The impact of assimilating radar reflectivity and radial velocity data with an intermittent, cycled threedimensional variational assimilation (3DVAR) system is explored using an idealized thunderstorm case and a real data case on 8 May 2003. A new forward operator for radar reflectivity is developed that uses a background temperature field provided by a numerical weather prediction model for automatic hydrometeor classification. Three types of experiments are performed on both the idealized and real data cases. The first experiment uses radial velocity data only, the second experiment uses both radial velocity and reflectivity data without hydrometeor classification, and the final experiment uses both radial velocity and reflectivity data with hydrometeor classification. All experiments advance the analysis state to the next observation time using a numerical model prediction, which is then used as the background for the next analysis. Results from both the idealized and real data cases show that, assimilating only radial velocity data, the model can reconstruct the supercell thunderstorm after several cycles, but the development of precipitation is delayed because of the well-known spinup problem. The spinup problem is reduced dramatically when assimilating reflectivity without hydrometeor classification. The analyses are further improved using the new reflectivity formulation with hydrometeor classification. This study represents a successful first effort in variational convective-scale data assimilation to partition hydrometeors using a background temperature field from a numerical weather prediction model.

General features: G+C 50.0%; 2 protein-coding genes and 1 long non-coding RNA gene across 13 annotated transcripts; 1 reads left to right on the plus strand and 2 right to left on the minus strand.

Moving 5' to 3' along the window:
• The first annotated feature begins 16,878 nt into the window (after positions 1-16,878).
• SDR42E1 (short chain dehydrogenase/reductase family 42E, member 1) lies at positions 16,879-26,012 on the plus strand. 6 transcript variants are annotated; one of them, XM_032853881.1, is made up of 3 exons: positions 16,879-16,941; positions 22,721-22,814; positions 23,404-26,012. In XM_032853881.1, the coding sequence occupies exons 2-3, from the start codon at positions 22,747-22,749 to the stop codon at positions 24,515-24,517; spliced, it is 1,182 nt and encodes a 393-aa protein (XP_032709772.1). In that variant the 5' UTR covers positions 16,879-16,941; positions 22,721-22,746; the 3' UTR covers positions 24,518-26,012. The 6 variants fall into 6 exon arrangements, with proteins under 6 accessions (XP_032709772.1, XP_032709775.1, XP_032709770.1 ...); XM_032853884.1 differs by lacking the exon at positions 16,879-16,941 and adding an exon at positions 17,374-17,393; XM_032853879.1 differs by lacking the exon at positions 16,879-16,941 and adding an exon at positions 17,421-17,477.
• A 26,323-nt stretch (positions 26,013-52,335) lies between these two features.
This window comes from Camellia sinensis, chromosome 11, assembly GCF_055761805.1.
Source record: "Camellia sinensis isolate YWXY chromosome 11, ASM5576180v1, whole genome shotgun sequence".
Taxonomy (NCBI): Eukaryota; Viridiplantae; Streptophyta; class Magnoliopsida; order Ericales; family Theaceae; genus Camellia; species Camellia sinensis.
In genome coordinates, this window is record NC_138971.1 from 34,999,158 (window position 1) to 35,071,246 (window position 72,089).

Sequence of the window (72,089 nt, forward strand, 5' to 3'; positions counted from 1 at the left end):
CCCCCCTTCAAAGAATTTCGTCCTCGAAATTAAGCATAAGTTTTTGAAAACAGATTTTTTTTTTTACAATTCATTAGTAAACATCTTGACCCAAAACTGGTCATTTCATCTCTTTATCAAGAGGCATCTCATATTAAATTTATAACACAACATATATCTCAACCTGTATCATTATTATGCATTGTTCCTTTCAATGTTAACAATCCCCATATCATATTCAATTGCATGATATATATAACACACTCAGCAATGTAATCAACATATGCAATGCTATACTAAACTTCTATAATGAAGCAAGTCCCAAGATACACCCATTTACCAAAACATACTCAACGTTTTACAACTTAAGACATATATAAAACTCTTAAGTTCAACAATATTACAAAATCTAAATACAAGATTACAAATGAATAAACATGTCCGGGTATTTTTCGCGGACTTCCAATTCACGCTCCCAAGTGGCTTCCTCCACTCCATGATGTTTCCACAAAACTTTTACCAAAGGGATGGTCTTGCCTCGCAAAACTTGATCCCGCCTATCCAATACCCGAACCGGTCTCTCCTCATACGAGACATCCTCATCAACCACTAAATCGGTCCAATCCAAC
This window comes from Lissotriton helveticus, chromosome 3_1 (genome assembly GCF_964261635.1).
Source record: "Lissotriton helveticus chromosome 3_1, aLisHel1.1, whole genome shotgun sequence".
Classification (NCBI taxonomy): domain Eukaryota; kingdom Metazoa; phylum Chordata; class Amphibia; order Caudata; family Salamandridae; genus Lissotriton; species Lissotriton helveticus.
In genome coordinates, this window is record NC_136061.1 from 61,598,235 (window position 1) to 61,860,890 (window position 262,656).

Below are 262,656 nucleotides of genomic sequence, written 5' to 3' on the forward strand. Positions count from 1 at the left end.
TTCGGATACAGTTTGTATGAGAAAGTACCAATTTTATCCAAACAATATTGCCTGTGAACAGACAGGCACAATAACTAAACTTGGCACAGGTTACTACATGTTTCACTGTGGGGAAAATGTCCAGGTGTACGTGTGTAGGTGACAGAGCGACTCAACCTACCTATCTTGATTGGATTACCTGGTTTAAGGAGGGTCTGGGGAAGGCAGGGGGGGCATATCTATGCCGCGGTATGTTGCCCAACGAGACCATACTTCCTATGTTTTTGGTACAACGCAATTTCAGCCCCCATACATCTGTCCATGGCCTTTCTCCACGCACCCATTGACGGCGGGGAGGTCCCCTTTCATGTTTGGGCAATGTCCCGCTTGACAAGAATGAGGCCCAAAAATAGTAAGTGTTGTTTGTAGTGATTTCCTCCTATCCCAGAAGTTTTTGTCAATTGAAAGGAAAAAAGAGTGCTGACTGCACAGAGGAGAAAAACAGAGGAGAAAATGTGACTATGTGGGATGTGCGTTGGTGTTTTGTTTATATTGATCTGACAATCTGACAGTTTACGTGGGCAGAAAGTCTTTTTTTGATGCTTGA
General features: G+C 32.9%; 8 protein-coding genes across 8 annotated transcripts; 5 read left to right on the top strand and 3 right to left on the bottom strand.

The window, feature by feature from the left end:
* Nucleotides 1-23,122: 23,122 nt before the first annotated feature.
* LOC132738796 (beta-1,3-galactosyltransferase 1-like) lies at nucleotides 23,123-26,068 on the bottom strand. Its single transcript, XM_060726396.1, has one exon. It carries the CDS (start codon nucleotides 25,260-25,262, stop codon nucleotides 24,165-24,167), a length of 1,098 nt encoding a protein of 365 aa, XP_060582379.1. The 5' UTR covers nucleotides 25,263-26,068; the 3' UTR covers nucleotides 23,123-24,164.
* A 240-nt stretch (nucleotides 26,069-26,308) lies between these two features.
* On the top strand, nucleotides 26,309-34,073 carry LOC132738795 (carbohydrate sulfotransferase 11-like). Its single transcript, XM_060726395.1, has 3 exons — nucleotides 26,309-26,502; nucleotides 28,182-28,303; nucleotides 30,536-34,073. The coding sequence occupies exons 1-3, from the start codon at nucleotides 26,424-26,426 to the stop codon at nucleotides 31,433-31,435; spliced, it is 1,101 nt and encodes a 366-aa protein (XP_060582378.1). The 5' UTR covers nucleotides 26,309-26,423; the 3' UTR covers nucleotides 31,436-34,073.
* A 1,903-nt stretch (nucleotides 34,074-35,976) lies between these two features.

All Science Journal Classification (ASJC) codes
- Atmospheric Science